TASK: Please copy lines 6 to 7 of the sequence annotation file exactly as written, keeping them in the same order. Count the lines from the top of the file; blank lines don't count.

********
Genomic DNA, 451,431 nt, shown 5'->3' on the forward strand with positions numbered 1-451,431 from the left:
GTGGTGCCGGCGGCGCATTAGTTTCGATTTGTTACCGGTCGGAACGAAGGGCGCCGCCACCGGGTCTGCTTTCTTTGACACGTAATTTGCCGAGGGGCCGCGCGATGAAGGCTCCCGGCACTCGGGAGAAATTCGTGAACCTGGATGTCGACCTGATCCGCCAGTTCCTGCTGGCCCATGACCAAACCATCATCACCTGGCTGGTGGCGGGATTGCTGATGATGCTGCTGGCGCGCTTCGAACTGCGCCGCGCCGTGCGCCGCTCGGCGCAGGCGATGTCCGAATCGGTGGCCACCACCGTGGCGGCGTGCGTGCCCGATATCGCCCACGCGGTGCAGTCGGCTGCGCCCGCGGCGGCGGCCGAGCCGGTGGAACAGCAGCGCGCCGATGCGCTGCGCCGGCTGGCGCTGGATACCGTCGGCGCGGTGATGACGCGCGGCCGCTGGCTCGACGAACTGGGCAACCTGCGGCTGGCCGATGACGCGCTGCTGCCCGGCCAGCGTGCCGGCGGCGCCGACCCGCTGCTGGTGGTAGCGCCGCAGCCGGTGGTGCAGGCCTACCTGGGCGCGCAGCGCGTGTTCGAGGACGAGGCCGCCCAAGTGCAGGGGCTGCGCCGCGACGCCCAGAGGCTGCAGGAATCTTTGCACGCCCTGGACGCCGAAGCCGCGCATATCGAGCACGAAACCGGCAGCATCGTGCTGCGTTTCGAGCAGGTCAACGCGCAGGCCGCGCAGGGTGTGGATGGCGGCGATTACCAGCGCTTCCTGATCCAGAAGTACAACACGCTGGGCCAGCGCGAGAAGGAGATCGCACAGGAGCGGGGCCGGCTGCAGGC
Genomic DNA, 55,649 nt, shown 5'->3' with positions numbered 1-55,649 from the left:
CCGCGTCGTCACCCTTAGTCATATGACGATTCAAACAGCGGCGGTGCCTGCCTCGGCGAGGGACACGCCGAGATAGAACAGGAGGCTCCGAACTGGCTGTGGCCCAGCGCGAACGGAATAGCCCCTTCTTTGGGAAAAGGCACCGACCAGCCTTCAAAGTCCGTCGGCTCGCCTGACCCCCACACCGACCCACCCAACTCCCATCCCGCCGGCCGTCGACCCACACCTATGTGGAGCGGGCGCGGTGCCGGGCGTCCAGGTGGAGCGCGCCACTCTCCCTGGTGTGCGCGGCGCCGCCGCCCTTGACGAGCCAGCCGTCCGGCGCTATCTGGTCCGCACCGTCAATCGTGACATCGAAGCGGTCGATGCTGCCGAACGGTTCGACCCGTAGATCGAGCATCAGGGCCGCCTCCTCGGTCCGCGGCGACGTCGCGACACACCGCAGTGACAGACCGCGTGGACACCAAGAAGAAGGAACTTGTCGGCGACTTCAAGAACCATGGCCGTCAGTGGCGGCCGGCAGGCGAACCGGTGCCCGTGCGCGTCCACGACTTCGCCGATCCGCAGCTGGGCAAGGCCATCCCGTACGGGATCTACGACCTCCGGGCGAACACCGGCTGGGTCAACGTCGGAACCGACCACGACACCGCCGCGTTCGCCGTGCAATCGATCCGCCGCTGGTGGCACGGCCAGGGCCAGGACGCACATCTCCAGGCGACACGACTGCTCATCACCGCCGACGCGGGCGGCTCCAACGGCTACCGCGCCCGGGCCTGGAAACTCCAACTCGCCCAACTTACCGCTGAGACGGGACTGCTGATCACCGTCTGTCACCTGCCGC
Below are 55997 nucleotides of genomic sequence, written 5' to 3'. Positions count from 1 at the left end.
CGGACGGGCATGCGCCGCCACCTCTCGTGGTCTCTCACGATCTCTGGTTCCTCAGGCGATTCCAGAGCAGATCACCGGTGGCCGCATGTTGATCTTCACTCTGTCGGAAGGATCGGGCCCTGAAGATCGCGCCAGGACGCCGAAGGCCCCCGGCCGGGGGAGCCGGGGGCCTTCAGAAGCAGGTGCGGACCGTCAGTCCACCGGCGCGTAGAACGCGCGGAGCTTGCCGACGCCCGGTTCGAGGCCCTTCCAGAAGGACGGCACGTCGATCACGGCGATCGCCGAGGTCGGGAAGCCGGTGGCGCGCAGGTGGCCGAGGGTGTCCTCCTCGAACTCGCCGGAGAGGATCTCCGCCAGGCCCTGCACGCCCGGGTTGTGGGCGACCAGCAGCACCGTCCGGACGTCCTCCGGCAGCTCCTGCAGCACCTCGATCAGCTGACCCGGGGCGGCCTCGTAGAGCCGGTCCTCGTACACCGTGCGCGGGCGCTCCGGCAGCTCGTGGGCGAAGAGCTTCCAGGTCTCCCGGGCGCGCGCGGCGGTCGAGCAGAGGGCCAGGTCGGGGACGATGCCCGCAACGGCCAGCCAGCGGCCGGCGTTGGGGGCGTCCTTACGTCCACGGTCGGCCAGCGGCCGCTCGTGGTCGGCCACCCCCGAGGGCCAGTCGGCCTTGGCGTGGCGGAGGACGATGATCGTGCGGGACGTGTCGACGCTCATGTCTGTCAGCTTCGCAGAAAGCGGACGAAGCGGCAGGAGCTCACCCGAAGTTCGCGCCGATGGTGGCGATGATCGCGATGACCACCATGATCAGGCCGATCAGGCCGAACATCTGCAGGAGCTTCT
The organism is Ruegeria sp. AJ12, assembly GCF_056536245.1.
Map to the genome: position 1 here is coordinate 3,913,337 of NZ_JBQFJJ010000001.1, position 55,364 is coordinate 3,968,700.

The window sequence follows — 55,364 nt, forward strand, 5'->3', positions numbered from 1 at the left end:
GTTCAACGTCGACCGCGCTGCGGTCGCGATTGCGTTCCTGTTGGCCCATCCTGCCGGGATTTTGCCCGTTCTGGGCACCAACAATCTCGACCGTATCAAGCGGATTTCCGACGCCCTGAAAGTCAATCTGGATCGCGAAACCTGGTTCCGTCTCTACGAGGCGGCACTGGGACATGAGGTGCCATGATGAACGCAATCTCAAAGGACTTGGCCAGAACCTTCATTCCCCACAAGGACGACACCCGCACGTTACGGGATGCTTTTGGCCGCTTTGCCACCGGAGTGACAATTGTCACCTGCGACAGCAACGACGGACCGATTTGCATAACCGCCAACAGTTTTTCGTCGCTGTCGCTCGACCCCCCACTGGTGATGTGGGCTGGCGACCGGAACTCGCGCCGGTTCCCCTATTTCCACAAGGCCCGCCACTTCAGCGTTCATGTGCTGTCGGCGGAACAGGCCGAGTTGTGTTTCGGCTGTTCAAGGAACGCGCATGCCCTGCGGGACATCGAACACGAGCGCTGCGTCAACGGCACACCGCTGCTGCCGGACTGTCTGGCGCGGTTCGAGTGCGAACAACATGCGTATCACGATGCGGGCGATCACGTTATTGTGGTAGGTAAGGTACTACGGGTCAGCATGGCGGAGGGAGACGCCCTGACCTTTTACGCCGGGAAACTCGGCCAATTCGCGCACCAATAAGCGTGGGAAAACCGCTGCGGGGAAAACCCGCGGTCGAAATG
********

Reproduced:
CGGACGGGCATGCGCCGCCACCTCTCGTGGTCTCTCACGATCTCTGGTTCCTCAGGCGATTCCAGAGCAGATCACCGGTGGCCGCATGTTGATCTTCACTCTGTCGGAAGGATCGGGCCCTGAAGATCGCGCCAGGACGCCGAAGGCCCCCGGCCGGGGGAGCCGGGGGCCTTCAGAAGCAGGTGCGGACCGTCAGTCCACCGGCGCGTAGAACGCGCGGAGCTTGCCGACGCCCGGTTCGAGGCCCTTCCAGAAGGACGGCACGTCGATCACGGCGATCGCCGAGGTCGGGAAGCCGGTGGCGCGCAGGTGGCCGAGGGTGTCCTCCTCGAACTCGCCGGAGAGGATCTCCGCCAGGCCCTGCACGCCCGGGTTGTGGGCGACCAGCAGCACCGTCCGGACGTCCTCCGGCAGCTCCTGCAGCACCTCGATCAGCTGACCCGGGGCGGCCTCGTAGAGCCGGTCCTCGTACACCGTGCGCGGGCGCTCCGGCAGCTCGTGGGCGAAGAGCTTCCAGGTCTCCCGGGCGCGCGCGGCGGTCGAGCAGAGGGCCAGGTCGGGGACGATGCCCGCAACGGCCAGCCAGCGGCCGGCGTTGGGGGCGTCCTTACGTCCACGGTCGGCCAGCGGCCGCTCGTGGTCGGCCACCCCCGAGGGCCAGTCGGCCTTGGCGTGGCGGAGGACGATGATCGTGCGGGACGTGTCGACGCTCATGTCTGTCAGCTTCGCAGAAAGCGGACGAAGCGGCAGGAGCTCACCCGAAGTTCGCGCCGATGGTGGCGATGATCGCGATGACCACCATGATCAGGCCGATCAGGCCGAACATCTGCAGGAGCTTCT
The organism is Ruegeria sp. AJ12, assembly GCF_056536245.1.